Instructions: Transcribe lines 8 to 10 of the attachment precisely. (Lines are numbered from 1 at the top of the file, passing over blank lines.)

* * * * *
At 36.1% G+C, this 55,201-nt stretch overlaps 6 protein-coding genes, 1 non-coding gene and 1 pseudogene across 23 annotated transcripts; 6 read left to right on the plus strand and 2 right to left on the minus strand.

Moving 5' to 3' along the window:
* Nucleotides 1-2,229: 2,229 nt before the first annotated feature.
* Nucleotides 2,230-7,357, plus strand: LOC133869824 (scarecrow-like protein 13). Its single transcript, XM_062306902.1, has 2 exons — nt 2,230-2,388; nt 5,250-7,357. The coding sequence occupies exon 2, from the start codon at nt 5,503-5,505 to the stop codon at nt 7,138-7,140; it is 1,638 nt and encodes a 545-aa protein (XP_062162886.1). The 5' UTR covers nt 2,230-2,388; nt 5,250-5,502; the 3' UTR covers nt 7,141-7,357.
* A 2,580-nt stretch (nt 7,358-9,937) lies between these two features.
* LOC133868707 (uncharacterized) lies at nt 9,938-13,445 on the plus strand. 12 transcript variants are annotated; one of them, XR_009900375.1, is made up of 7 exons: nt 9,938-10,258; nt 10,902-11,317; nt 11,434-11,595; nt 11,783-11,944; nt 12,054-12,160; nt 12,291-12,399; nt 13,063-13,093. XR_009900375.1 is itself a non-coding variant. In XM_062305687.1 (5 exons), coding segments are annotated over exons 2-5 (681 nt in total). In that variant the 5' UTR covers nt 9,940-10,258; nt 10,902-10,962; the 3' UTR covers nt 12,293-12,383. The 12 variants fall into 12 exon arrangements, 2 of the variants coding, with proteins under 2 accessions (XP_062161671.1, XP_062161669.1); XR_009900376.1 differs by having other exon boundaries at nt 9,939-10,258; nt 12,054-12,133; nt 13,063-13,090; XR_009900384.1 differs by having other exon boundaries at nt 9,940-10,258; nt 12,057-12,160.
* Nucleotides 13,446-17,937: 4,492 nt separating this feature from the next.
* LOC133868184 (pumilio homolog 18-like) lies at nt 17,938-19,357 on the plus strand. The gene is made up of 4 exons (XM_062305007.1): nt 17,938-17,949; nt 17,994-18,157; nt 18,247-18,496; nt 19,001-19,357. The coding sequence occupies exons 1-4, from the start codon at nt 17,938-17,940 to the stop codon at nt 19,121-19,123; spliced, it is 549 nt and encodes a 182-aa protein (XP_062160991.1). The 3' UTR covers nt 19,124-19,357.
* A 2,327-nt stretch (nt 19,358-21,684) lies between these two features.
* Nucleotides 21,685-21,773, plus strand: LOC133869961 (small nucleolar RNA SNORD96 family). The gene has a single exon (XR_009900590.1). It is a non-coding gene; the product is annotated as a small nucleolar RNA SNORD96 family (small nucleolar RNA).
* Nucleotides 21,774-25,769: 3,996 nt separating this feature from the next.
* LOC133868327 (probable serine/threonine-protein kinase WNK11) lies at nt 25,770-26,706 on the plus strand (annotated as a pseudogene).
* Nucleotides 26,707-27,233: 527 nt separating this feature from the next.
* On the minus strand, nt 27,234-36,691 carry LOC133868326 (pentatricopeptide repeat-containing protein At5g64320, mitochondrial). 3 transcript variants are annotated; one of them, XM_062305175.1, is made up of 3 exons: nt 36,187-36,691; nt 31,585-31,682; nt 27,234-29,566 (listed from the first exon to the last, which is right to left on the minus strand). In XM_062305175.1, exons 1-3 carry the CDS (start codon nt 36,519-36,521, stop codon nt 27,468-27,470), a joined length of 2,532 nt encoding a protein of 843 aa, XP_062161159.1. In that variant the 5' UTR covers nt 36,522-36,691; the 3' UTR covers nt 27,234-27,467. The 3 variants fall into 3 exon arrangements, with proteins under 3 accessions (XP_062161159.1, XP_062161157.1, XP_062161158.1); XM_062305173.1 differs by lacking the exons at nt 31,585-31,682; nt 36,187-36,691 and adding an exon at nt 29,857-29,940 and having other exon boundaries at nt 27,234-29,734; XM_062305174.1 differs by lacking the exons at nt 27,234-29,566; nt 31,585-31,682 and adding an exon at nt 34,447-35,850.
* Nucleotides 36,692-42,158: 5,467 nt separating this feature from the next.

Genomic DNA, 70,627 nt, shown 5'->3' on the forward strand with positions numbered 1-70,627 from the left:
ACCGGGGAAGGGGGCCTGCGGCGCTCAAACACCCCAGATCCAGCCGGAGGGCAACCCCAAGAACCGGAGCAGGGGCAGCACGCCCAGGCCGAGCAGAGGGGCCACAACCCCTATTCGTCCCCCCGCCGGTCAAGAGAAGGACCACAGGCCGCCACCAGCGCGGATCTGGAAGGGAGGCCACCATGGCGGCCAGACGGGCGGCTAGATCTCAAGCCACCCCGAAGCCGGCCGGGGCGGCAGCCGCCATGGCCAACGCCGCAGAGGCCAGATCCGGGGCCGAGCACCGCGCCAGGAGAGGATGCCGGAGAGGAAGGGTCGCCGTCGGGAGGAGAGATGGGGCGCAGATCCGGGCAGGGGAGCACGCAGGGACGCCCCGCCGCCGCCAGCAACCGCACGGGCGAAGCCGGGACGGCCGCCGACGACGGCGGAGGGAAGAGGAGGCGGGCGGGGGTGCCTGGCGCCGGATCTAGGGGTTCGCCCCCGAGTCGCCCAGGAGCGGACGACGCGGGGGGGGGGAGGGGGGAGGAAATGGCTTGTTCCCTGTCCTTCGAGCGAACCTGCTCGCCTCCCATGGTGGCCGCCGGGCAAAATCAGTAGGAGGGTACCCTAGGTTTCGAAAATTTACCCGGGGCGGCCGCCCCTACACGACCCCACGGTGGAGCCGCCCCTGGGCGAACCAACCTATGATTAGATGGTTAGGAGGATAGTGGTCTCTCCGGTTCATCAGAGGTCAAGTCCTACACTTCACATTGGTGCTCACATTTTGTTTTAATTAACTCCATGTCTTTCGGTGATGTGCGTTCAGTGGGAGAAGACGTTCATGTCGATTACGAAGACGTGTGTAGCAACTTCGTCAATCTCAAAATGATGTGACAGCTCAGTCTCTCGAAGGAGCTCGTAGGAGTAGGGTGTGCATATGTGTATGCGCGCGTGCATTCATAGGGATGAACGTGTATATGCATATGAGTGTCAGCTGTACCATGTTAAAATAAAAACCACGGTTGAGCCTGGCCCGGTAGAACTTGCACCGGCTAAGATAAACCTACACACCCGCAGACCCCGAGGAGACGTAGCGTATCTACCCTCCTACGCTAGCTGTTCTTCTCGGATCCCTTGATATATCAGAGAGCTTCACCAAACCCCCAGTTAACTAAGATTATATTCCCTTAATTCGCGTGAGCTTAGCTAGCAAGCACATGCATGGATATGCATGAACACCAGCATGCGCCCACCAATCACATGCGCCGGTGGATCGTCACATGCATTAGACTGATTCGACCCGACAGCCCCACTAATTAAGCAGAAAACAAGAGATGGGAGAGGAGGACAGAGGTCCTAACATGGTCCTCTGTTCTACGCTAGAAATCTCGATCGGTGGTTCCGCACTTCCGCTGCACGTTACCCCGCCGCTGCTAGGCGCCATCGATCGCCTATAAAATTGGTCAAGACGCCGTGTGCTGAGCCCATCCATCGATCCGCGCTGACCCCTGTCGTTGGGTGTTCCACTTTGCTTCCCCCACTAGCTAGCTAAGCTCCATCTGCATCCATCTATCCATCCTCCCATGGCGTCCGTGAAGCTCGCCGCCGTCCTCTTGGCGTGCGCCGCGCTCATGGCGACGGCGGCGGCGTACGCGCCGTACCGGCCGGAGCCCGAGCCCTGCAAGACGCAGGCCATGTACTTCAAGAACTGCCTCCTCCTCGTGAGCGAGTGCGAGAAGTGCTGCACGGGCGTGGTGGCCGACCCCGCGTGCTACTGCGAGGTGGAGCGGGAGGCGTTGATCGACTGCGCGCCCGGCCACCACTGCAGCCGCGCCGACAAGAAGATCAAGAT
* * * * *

* LOC133868184 (pumilio homolog 18-like) lies at nt 17,938-19,357 on the plus strand. The gene is made up of 4 exons (XM_062305007.1): nt 17,938-17,949; nt 17,994-18,157; nt 18,247-18,496; nt 19,001-19,357. The coding sequence occupies exons 1-4, from the start codon at nt 17,938-17,940 to the stop codon at nt 19,121-19,123; spliced, it is 549 nt and encodes a 182-aa protein (XP_062160991.1). The 3' UTR covers nt 19,124-19,357.
* A 2,327-nt stretch (nt 19,358-21,684) lies between these two features.
* Nucleotides 21,685-21,773, plus strand: LOC133869961 (small nucleolar RNA SNORD96 family). The gene has a single exon (XR_009900590.1). It is a non-coding gene; the product is annotated as a small nucleolar RNA SNORD96 family (small nucleolar RNA).